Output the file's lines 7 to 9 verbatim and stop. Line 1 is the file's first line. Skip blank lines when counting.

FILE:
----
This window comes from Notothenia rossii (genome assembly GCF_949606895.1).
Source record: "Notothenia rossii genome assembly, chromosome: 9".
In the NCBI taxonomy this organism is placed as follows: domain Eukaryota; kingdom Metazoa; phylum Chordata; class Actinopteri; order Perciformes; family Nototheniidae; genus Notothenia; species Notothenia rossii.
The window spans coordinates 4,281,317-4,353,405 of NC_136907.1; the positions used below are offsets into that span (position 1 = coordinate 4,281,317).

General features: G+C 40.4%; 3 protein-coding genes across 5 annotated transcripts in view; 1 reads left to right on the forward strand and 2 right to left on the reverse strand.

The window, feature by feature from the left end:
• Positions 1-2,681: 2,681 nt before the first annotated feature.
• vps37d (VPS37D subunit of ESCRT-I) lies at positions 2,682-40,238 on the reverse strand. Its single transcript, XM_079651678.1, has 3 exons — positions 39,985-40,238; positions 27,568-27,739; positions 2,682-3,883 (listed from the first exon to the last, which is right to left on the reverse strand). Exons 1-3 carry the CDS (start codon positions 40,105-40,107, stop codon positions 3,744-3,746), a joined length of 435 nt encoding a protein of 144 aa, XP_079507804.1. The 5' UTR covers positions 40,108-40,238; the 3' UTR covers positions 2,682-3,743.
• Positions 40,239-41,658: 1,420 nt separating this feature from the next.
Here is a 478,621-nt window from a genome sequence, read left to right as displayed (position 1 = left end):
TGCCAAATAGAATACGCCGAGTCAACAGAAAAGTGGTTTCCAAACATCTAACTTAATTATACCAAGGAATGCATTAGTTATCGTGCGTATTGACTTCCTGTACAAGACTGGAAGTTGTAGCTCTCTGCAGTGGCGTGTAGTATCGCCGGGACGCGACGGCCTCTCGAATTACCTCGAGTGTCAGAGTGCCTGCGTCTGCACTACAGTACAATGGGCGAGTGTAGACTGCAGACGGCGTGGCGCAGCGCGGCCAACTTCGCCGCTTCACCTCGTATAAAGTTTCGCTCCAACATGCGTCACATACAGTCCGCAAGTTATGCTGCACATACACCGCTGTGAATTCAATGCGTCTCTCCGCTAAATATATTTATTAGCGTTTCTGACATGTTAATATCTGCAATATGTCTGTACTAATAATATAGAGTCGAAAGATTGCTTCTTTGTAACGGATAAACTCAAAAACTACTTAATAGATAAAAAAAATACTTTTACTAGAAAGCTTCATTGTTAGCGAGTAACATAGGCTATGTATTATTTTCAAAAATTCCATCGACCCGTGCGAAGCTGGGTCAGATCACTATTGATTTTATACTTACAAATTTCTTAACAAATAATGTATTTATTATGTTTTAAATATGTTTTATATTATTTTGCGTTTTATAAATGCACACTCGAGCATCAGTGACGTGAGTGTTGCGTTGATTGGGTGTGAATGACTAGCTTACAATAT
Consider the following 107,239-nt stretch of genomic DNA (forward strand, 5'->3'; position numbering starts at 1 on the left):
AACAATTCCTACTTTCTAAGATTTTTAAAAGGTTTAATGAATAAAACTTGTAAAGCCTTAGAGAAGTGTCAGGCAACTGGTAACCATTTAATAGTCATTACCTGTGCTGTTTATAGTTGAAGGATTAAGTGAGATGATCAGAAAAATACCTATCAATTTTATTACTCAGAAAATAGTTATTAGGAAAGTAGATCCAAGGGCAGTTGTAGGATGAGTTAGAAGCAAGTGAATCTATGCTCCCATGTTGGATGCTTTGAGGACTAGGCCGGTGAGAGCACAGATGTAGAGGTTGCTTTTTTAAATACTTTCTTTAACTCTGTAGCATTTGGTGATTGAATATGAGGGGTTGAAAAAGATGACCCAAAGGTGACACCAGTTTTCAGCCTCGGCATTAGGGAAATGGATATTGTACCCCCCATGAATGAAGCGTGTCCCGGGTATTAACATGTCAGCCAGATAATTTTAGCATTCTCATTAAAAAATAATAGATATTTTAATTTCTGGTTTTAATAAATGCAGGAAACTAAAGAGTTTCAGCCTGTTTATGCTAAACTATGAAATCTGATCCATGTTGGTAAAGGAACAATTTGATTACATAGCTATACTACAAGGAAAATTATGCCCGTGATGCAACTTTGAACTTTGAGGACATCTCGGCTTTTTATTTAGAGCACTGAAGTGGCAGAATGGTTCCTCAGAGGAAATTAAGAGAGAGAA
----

• Positions 1-2,681: 2,681 nt before the first annotated feature.
• vps37d (VPS37D subunit of ESCRT-I) lies at positions 2,682-40,238 on the reverse strand. Its single transcript, XM_079651678.1, has 3 exons — positions 39,985-40,238; positions 27,568-27,739; positions 2,682-3,883 (listed from the first exon to the last, which is right to left on the reverse strand). Exons 1-3 carry the CDS (start codon positions 40,105-40,107, stop codon positions 3,744-3,746), a joined length of 435 nt encoding a protein of 144 aa, XP_079507804.1. The 5' UTR covers positions 40,108-40,238; the 3' UTR covers positions 2,682-3,743.
• Positions 40,239-41,658: 1,420 nt separating this feature from the next.